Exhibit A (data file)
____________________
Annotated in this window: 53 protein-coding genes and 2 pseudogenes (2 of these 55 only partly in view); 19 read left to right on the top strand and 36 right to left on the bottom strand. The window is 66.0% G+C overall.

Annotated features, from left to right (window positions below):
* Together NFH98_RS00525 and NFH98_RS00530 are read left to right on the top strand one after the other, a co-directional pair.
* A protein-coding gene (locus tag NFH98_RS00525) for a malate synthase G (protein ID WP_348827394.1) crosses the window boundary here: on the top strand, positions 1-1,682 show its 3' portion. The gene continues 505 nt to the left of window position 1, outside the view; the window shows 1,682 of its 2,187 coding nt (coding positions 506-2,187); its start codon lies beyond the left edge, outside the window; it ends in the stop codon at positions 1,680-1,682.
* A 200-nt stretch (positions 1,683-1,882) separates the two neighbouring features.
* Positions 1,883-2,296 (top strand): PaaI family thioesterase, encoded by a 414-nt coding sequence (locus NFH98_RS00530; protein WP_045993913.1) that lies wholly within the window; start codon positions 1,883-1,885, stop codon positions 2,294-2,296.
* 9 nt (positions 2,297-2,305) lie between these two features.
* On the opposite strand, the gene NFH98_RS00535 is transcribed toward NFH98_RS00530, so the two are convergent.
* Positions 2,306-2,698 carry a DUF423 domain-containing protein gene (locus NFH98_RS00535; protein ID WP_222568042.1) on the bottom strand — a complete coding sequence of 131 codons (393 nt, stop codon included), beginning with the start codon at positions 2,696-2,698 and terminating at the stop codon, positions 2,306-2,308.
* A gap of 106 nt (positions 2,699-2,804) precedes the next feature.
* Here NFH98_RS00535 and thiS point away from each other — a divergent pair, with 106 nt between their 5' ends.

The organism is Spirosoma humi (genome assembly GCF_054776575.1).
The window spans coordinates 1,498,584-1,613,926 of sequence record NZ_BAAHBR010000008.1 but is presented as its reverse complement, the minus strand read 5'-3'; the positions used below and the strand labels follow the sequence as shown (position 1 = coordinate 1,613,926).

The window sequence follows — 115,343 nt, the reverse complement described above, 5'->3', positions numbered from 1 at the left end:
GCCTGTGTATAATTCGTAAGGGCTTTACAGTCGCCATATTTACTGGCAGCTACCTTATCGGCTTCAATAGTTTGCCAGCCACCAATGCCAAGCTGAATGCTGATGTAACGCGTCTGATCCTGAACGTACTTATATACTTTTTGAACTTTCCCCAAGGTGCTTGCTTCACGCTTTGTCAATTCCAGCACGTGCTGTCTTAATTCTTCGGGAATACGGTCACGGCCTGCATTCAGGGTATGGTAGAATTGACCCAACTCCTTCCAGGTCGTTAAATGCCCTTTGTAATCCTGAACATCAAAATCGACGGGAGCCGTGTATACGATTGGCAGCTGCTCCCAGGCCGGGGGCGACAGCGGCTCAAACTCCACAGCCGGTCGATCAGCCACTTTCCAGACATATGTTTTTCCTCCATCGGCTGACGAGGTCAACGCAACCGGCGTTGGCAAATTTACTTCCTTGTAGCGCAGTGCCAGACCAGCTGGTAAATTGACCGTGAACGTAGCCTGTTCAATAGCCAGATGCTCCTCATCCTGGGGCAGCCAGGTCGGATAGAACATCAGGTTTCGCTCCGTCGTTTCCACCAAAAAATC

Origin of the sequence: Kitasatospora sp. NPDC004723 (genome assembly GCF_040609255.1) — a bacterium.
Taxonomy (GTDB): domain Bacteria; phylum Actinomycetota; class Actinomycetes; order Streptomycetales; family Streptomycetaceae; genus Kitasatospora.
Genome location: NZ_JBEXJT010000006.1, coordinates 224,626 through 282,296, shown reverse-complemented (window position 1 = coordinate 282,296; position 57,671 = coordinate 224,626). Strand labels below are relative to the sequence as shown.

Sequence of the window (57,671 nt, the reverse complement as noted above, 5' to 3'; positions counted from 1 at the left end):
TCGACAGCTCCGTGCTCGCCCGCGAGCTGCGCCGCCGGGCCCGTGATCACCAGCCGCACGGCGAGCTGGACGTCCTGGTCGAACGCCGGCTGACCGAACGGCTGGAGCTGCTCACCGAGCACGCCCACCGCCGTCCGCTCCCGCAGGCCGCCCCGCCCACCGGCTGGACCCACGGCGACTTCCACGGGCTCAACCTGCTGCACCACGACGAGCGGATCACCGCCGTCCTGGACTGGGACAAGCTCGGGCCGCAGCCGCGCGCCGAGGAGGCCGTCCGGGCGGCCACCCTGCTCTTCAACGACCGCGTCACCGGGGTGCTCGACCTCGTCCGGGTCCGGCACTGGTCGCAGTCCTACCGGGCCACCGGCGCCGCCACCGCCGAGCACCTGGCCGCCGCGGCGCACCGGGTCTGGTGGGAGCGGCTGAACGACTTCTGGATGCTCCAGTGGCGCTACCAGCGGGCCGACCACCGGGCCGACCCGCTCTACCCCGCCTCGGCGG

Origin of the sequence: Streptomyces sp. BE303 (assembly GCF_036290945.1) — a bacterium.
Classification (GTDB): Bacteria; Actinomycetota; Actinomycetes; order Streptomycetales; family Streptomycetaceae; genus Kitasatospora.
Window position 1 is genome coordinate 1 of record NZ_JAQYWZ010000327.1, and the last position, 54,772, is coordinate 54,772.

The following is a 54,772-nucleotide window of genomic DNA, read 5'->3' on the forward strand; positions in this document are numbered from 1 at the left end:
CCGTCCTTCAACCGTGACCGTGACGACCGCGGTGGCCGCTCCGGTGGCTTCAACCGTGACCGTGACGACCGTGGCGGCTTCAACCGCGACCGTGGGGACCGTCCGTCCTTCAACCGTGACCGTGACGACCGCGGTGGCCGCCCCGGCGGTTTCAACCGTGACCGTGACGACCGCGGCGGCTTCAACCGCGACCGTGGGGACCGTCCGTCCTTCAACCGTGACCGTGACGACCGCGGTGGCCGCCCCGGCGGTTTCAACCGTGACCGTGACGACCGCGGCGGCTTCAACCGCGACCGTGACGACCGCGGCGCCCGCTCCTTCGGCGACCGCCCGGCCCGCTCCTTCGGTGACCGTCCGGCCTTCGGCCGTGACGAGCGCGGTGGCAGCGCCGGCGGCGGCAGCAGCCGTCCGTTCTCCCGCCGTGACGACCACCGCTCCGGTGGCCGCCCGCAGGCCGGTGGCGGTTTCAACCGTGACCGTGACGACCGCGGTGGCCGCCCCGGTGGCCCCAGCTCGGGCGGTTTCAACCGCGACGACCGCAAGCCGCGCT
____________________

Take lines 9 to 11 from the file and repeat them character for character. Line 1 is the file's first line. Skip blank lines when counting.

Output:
* Positions 2,306-2,698 carry a DUF423 domain-containing protein gene (locus NFH98_RS00535; protein ID WP_222568042.1) on the bottom strand — a complete coding sequence of 131 codons (393 nt, stop codon included), beginning with the start codon at positions 2,696-2,698 and terminating at the stop codon, positions 2,306-2,308.
* A gap of 106 nt (positions 2,699-2,804) precedes the next feature.
* Here NFH98_RS00535 and thiS point away from each other — a divergent pair, with 106 nt between their 5' ends.